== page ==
This week I worked six days. That's because my boss is off whipping the Blue Mountains into shape. It has been exhausting and highlighted by some notable people and events.
Initially, it looked like we were going to have a very slow week. As of Tuesday afternoon (my last 2 doctor day), we had only 1 appointment Wed morning, a couple in the afternoon, a few on Thursday, and nothing Friday afternoon. Wednesday morning did end up with only two appointments, but then things picked up and we pretty much filled every slot.
One of those appointments Wednesday morning was filled Wednesday morning by a phone call. "I can get you in at 9:30." So, in comes a man with his young dog to get both a vaccine and heartworm injection...and in the course of explaining to me why he hasn't been walking the dog lately tells me he's going to kill himself. Oh, and I'm the only person he's told.
What do you do with this? We didn't cover this in vet school.
While my fabulous nurses were bathing the dog (which, by the way for some reason is pronounced bath - ing in Australia...perhaps they lack the verb "bathe"), I called the suicide hotline. I was surprised by how long a person has to wait to get to talk to a person on the suicide hotline. First, you have to listen to a little blurb about the call being recorded and then wait on hold. You don't want to decide to call after you've already swallowed the pills...
I explained to the woman on the other end that my client has just told me he was planning to kill himself and that I am the only one he's told. Perhaps she could tell me about a social agency that might stop by to talk with this man?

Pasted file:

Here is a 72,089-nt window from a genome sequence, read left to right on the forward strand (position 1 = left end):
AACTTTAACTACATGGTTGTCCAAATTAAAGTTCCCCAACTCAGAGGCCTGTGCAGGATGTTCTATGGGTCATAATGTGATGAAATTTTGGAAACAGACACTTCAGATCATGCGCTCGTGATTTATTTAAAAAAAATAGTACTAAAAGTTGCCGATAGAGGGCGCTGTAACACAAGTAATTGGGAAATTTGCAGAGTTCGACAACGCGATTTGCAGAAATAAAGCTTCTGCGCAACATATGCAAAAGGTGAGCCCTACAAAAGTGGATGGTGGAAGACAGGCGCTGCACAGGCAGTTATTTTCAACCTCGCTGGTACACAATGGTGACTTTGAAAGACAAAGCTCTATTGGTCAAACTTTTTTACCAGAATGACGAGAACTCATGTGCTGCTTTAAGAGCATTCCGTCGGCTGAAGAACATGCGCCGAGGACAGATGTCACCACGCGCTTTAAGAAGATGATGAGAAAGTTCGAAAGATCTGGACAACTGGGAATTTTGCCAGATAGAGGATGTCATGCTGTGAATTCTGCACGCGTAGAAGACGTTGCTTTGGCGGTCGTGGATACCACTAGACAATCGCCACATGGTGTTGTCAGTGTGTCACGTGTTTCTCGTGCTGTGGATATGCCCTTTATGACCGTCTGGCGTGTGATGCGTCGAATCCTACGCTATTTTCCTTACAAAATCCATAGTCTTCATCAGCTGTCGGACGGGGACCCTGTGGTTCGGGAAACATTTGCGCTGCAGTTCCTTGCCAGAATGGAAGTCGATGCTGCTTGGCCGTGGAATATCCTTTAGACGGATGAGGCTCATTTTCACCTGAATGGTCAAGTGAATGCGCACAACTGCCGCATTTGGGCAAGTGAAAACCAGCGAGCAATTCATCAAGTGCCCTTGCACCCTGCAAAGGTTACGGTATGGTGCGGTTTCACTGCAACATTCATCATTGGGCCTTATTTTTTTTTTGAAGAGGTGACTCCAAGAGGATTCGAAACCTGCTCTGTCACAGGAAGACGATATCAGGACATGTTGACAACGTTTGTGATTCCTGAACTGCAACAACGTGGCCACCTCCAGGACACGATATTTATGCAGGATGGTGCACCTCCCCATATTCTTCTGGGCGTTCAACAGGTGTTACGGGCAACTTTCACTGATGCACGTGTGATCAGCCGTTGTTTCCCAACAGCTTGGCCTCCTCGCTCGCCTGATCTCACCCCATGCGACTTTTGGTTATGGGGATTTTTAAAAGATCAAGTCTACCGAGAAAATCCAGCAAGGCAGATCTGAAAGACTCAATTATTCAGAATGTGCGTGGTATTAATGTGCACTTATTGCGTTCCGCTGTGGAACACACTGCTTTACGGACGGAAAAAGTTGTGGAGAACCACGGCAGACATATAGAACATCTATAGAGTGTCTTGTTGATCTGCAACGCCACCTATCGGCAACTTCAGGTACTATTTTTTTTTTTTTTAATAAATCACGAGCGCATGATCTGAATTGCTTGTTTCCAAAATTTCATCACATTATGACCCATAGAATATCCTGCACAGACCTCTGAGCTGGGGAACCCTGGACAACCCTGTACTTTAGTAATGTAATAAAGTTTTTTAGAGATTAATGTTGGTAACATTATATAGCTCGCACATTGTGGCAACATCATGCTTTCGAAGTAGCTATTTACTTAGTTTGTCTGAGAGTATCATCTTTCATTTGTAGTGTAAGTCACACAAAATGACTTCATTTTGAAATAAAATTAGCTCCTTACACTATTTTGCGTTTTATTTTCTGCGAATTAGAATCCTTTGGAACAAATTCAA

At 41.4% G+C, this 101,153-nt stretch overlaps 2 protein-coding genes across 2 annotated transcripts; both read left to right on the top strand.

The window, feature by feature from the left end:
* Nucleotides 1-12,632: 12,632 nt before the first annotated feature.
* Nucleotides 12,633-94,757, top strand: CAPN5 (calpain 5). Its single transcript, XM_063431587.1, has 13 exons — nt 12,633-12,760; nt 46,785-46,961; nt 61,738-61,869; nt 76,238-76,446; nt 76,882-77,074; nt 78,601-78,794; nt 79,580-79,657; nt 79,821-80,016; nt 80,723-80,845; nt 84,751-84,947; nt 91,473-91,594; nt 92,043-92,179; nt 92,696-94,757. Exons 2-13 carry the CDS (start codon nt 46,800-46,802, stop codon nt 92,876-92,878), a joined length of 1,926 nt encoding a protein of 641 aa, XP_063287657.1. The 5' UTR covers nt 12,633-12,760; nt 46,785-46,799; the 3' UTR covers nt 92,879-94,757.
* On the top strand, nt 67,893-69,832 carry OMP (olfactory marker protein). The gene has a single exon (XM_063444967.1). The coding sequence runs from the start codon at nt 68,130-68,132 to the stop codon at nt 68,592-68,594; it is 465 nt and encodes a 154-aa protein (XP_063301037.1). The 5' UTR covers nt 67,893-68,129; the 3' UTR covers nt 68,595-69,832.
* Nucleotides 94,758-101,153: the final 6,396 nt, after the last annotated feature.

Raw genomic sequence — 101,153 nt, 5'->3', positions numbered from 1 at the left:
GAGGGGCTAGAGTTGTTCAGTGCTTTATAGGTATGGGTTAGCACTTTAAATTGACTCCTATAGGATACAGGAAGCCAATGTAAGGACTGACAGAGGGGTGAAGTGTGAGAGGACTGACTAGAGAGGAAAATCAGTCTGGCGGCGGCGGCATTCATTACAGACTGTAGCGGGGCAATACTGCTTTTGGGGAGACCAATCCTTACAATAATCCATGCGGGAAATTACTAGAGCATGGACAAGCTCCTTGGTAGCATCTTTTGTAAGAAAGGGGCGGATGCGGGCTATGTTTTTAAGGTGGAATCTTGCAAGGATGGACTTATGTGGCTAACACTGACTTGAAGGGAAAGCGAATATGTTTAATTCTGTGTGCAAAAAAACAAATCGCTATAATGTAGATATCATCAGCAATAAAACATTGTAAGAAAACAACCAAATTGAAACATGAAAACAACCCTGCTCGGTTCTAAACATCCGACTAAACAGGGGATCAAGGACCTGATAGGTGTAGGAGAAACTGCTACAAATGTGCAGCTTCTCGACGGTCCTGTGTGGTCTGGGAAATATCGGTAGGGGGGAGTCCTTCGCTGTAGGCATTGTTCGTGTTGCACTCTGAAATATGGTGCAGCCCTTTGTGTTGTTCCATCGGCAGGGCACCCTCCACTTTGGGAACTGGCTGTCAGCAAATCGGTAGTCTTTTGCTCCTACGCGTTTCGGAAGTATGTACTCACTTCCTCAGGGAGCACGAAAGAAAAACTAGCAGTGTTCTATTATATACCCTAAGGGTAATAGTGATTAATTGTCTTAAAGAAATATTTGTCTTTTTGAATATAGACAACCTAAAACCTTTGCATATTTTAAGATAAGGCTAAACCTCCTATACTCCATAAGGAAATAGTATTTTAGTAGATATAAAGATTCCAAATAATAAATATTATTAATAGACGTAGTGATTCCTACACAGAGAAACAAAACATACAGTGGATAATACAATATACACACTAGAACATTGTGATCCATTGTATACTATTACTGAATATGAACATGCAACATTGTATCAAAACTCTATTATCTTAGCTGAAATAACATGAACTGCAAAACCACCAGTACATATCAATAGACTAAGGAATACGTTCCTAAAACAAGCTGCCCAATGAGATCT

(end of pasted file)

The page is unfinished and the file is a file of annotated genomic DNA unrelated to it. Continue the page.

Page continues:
"Call the police."
Oh, great. That sounds subtle.
The police tell me they will come out to the clinic to talk with him. They'd take him to the hospital if he didn't seem to be in his right mind. Mental images of yelling, cursing, fists flying. There was absolutely no way it wouldn't be obvious that I was responsible and WHAT WERE WE GOING TO DO WITH HIS DOG?
Fortunately, the police didn't arrive until after he'd left. I told them he'd probably have gone right home since he has his dog.
Now, I'm cautious. Careful that no one leaves the clinic in the evening by herself. I'm waiting for him to show up with an assult rifle to take us out before turning it on himself. The nurses tell me I sound like an American.
Later in the week I had another less dramatic interaction.
Skink (not her real name) was in for her annual visit. Again, I vaccinated her and gave her a proheart injection. I prescribed her a worming table. "That's it. Everything's up to date."
"Everything's up to date in Kansas City," her owner replies.
"It isn't everyday someone comes in quoting Rogers and Hammerstein."
"That's something my dad said. He brought it home from the war. It was an Australian saying." Something about the interaction between the Aussies and the Yanks.
Mentally. "WHAT? AN AUSTRALIAN SAYING?." Out loud. "That's a line from a song from Rogers' and Hammerstein's 'Oklahoma.' 'Everything's up to date in Kansas City. They've gone about as fer as they could go. They've gone and built a sky scraper seven stories high...'"
After he left I ran to Google. "Everything's up to date in Kansas City Australia," I searched. Funny. Can't find any information that supports the idea that this phrase has any relationship with Oz. I found only six hits. I looked at every single one. (By the way, I just repeated it and got 10 pages, so who knows what I actually did!) My favorite was an Australian forum where the writer posted the question/comment that while there were 50 states in the US he could only come up with about 8 songs that had the title of a state or US city in them! He thought that was "so odd". The next few posts added a song or two. Finally, about post 5 was a list of several hundred. I almost fell out of my chair laughing. It went on and on and on and on.
Anyway, one of those songs was, of course, "Cleveland Rocks" which inspired me to go into a bit of a Drew Carey orgy. A bright spot in my week!